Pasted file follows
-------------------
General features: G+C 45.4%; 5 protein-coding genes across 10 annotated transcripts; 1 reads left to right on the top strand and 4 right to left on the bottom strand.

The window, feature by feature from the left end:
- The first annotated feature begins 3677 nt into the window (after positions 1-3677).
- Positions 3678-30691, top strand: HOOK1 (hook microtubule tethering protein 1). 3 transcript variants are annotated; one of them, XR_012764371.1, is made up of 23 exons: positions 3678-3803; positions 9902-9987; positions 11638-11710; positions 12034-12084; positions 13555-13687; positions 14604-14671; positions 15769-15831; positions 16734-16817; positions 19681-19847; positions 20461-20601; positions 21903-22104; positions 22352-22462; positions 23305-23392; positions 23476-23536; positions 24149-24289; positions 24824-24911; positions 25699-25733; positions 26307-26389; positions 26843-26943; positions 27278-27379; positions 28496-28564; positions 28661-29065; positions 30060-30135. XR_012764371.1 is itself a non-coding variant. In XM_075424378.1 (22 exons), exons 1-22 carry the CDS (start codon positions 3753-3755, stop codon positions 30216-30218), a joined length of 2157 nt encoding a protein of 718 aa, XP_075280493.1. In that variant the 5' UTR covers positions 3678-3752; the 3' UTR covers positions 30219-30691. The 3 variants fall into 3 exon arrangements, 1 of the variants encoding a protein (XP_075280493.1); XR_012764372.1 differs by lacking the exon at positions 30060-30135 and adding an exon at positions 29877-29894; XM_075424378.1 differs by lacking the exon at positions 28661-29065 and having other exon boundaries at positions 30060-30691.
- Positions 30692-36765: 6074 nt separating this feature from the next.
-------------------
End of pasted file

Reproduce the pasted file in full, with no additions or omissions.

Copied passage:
General features: G+C 45.4%; 5 protein-coding genes across 10 annotated transcripts; 1 reads left to right on the top strand and 4 right to left on the bottom strand.

The window, feature by feature from the left end:
- The first annotated feature begins 3677 nt into the window (after positions 1-3677).
- Positions 3678-30691, top strand: HOOK1 (hook microtubule tethering protein 1). 3 transcript variants are annotated; one of them, XR_012764371.1, is made up of 23 exons: positions 3678-3803; positions 9902-9987; positions 11638-11710; positions 12034-12084; positions 13555-13687; positions 14604-14671; positions 15769-15831; positions 16734-16817; positions 19681-19847; positions 20461-20601; positions 21903-22104; positions 22352-22462; positions 23305-23392; positions 23476-23536; positions 24149-24289; positions 24824-24911; positions 25699-25733; positions 26307-26389; positions 26843-26943; positions 27278-27379; positions 28496-28564; positions 28661-29065; positions 30060-30135. XR_012764371.1 is itself a non-coding variant. In XM_075424378.1 (22 exons), exons 1-22 carry the CDS (start codon positions 3753-3755, stop codon positions 30216-30218), a joined length of 2157 nt encoding a protein of 718 aa, XP_075280493.1. In that variant the 5' UTR covers positions 3678-3752; the 3' UTR covers positions 30219-30691. The 3 variants fall into 3 exon arrangements, 1 of the variants encoding a protein (XP_075280493.1); XR_012764372.1 differs by lacking the exon at positions 30060-30135 and adding an exon at positions 29877-29894; XM_075424378.1 differs by lacking the exon at positions 28661-29065 and having other exon boundaries at positions 30060-30691.
- Positions 30692-36765: 6074 nt separating this feature from the next.